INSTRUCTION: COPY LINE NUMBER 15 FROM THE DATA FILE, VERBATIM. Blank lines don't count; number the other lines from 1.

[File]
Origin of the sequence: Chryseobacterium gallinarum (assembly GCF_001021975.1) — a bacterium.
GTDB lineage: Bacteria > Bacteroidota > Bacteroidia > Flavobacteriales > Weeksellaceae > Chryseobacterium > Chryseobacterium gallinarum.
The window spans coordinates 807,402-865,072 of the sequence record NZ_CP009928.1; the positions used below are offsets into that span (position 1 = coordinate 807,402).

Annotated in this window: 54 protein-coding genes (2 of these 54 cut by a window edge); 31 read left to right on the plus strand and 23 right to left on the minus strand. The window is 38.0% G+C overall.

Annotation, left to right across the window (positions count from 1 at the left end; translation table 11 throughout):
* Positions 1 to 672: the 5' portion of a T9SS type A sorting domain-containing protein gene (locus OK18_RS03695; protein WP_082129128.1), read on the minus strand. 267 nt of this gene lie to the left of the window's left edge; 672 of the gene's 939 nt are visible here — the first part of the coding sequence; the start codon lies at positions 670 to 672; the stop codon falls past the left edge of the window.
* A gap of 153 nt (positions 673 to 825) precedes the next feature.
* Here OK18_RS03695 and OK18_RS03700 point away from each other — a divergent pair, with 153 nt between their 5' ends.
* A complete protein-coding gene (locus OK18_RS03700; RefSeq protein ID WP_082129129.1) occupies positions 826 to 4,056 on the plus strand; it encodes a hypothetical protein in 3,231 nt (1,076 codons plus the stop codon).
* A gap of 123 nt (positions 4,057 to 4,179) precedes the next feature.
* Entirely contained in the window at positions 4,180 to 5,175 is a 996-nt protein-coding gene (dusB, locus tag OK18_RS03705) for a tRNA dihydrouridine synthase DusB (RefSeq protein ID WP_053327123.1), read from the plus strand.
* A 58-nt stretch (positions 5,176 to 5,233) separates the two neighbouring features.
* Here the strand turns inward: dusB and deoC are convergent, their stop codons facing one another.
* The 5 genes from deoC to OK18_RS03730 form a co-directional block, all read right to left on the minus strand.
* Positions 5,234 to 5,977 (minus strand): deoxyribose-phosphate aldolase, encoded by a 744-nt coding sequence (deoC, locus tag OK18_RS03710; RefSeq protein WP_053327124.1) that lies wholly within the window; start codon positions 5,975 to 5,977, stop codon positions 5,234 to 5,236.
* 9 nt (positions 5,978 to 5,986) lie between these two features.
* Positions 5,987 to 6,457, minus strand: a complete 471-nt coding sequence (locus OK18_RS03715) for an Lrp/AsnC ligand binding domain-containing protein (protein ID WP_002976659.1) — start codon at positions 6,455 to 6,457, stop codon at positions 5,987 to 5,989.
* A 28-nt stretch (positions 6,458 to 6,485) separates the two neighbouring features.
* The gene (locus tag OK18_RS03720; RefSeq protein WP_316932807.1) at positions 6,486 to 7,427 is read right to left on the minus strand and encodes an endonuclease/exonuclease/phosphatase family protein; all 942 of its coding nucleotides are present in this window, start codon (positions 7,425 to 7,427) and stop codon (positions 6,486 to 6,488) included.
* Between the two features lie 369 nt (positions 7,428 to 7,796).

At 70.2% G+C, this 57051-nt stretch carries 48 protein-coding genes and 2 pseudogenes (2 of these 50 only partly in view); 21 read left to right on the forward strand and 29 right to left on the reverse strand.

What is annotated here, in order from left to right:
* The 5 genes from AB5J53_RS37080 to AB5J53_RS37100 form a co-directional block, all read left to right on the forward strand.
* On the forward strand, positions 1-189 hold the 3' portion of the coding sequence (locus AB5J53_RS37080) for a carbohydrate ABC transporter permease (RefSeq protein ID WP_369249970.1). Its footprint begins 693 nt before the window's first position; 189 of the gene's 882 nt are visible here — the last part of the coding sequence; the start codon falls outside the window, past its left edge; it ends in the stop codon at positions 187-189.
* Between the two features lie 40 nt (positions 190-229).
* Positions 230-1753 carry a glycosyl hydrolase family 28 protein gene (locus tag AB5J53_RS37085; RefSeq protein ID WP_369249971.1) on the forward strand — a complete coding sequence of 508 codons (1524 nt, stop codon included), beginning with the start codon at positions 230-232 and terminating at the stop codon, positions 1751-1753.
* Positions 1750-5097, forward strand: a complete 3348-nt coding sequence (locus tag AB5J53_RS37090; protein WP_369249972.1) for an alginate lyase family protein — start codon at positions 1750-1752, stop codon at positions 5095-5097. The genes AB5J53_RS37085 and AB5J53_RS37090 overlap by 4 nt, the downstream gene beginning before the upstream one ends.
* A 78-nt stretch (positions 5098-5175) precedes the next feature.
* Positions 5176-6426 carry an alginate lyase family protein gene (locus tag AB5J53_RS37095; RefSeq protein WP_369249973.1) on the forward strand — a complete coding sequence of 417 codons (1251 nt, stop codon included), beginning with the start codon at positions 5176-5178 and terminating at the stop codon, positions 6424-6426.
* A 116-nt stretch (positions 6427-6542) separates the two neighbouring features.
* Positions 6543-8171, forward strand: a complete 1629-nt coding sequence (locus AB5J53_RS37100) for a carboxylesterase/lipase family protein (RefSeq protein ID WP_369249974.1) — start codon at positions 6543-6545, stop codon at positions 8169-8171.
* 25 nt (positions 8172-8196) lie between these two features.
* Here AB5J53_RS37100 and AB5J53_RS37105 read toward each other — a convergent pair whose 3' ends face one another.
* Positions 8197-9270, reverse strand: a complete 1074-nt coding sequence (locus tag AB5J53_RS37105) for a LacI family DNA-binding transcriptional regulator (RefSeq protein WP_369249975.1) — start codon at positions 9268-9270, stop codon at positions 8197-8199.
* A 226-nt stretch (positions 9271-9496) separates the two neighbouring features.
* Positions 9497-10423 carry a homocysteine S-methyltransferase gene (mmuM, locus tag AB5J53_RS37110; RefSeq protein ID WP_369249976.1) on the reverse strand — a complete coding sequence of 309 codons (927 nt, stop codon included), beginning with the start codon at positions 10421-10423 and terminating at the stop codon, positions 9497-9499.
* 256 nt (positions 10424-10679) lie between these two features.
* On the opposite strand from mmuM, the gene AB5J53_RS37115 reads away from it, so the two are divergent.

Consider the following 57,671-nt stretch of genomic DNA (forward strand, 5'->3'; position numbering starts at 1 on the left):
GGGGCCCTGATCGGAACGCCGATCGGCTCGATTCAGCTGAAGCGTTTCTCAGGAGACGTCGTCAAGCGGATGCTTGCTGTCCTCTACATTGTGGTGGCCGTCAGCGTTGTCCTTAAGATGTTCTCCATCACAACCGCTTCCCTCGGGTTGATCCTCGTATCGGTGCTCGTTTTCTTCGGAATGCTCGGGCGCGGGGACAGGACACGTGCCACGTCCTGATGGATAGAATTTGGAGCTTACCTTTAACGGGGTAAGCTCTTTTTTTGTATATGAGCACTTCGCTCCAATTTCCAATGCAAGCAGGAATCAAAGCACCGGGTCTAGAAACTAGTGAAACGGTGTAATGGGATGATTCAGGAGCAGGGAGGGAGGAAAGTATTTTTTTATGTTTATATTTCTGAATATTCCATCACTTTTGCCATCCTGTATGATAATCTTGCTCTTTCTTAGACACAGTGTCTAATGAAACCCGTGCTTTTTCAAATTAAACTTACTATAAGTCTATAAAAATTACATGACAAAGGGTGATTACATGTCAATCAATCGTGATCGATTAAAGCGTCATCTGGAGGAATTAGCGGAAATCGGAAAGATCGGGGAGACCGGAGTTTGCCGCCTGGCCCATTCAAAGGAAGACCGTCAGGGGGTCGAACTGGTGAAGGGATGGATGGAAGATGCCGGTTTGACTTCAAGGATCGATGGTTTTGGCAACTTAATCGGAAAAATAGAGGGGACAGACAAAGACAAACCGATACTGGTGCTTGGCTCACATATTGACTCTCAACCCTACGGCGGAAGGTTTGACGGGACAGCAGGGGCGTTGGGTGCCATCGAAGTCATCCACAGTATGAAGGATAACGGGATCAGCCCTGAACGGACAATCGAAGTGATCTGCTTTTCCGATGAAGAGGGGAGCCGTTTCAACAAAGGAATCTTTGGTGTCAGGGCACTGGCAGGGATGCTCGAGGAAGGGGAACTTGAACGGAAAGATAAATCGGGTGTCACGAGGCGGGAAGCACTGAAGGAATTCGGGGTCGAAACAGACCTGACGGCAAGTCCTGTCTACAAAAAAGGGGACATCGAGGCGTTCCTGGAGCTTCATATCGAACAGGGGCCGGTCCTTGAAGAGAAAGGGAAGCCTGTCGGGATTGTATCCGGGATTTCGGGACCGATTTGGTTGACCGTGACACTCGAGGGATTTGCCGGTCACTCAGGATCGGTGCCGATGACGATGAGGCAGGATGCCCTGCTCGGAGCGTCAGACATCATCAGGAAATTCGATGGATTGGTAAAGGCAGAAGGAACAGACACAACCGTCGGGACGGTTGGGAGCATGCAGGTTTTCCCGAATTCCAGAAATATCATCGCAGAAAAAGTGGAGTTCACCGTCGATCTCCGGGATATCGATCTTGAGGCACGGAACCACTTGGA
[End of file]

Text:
* Positions 5,234 to 5,977 (minus strand): deoxyribose-phosphate aldolase, encoded by a 744-nt coding sequence (deoC, locus tag OK18_RS03710; RefSeq protein WP_053327124.1) that lies wholly within the window; start codon positions 5,975 to 5,977, stop codon positions 5,234 to 5,236.